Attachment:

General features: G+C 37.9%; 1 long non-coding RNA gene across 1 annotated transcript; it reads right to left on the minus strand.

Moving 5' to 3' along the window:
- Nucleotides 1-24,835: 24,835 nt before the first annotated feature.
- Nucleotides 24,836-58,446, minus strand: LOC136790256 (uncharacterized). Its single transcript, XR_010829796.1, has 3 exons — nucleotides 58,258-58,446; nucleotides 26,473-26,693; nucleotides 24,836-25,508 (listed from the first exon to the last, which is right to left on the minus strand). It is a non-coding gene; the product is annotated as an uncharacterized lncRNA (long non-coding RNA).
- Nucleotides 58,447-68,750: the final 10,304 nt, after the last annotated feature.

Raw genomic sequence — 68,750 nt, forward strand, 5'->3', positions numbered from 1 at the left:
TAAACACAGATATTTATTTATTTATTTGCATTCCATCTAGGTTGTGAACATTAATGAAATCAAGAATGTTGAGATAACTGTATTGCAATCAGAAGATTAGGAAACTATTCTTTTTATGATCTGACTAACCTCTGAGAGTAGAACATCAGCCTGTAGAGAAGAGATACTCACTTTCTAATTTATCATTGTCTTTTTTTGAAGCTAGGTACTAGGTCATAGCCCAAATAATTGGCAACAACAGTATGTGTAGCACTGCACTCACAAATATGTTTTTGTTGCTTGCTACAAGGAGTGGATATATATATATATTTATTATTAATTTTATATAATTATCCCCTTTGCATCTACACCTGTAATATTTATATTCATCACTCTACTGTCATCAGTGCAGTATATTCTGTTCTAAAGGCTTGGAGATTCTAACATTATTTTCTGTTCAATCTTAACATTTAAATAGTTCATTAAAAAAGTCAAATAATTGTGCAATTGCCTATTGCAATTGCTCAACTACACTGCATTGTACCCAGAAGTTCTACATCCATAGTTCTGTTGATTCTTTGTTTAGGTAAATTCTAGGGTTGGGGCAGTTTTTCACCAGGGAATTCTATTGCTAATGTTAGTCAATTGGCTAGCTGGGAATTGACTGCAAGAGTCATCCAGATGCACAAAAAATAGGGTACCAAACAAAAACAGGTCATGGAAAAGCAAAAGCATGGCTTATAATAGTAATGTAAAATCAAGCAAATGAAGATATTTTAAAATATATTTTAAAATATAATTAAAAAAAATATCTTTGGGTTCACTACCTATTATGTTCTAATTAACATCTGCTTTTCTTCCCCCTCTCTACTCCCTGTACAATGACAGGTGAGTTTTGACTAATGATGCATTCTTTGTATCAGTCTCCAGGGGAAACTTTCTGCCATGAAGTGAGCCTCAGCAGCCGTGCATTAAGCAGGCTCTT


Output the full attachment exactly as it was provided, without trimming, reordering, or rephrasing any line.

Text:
General features: G+C 37.9%; 1 long non-coding RNA gene across 1 annotated transcript; it reads right to left on the minus strand.

Moving 5' to 3' along the window:
- Nucleotides 1-24,835: 24,835 nt before the first annotated feature.
- Nucleotides 24,836-58,446, minus strand: LOC136790256 (uncharacterized). Its single transcript, XR_010829796.1, has 3 exons — nucleotides 58,258-58,446; nucleotides 26,473-26,693; nucleotides 24,836-25,508 (listed from the first exon to the last, which is right to left on the minus strand). It is a non-coding gene; the product is annotated as an uncharacterized lncRNA (long non-coding RNA).
- Nucleotides 58,447-68,750: the final 10,304 nt, after the last annotated feature.

Raw genomic sequence — 68,750 nt, forward strand, 5'->3', positions numbered from 1 at the left:
TAAACACAGATATTTATTTATTTATTTGCATTCCATCTAGGTTGTGAACATTAATGAAATCAAGAATGTTGAGATAACTGTATTGCAATCAGAAGATTAGGAAACTATTCTTTTTATGATCTGACTAACCTCTGAGAGTAGAACATCAGCCTGTAGAGAAGAGATACTCACTTTCTAATTTATCATTGTCTTTTTTTGAAGCTAGGTACTAGGTCATAGCCCAAATAATTGGCAACAACAGTATGTGTAGCACTGCACTCACAAATATGTTTTTGTTGCTTGCTACAAGGAGTGGATATATATATATATTTATTATTAATTTTATATAATTATCCCCTTTGCATCTACACCTGTAATATTTATATTCATCACTCTACTGTCATCAGTGCAGTATATTCTGTTCTAAAGGCTTGGAGATTCTAACATTATTTTCTGTTCAATCTTAACATTTAAATAGTTCATTAAAAAAGTCAAATAATTGTGCAATTGCCTATTGCAATTGCTCAACTACACTGCATTGTACCCAGAAGTTCTACATCCATAGTTCTGTTGATTCTTTGTTTAGGTAAATTCTAGGGTTGGGGCAGTTTTTCACCAGGGAATTCTATTGCTAATGTTAGTCAATTGGCTAGCTGGGAATTGACTGCAAGAGTCATCCAGATGCACAAAAAATAGGGTACCAAACAAAAACAGGTCATGGAAAAGCAAAAGCATGGCTTATAATAGTAATGTAAAATCAAGCAAATGAAGATATTTTAAAATATATTTTAAAATATAATTAAAAAAAATATCTTTGGGTTCACTACCTATTATGTTCTAATTAACATCTGCTTTTCTTCCCCCTCTCTACTCCCTGTACAATGACAGGTGAGTTTTGACTAATGATGCATTCTTTGTATCAGTCTCCAGGGGAAACTTTCTGCCATGAAGTGAGCCTCAGCAGCCGTGCATTAAGCAGGCTCTT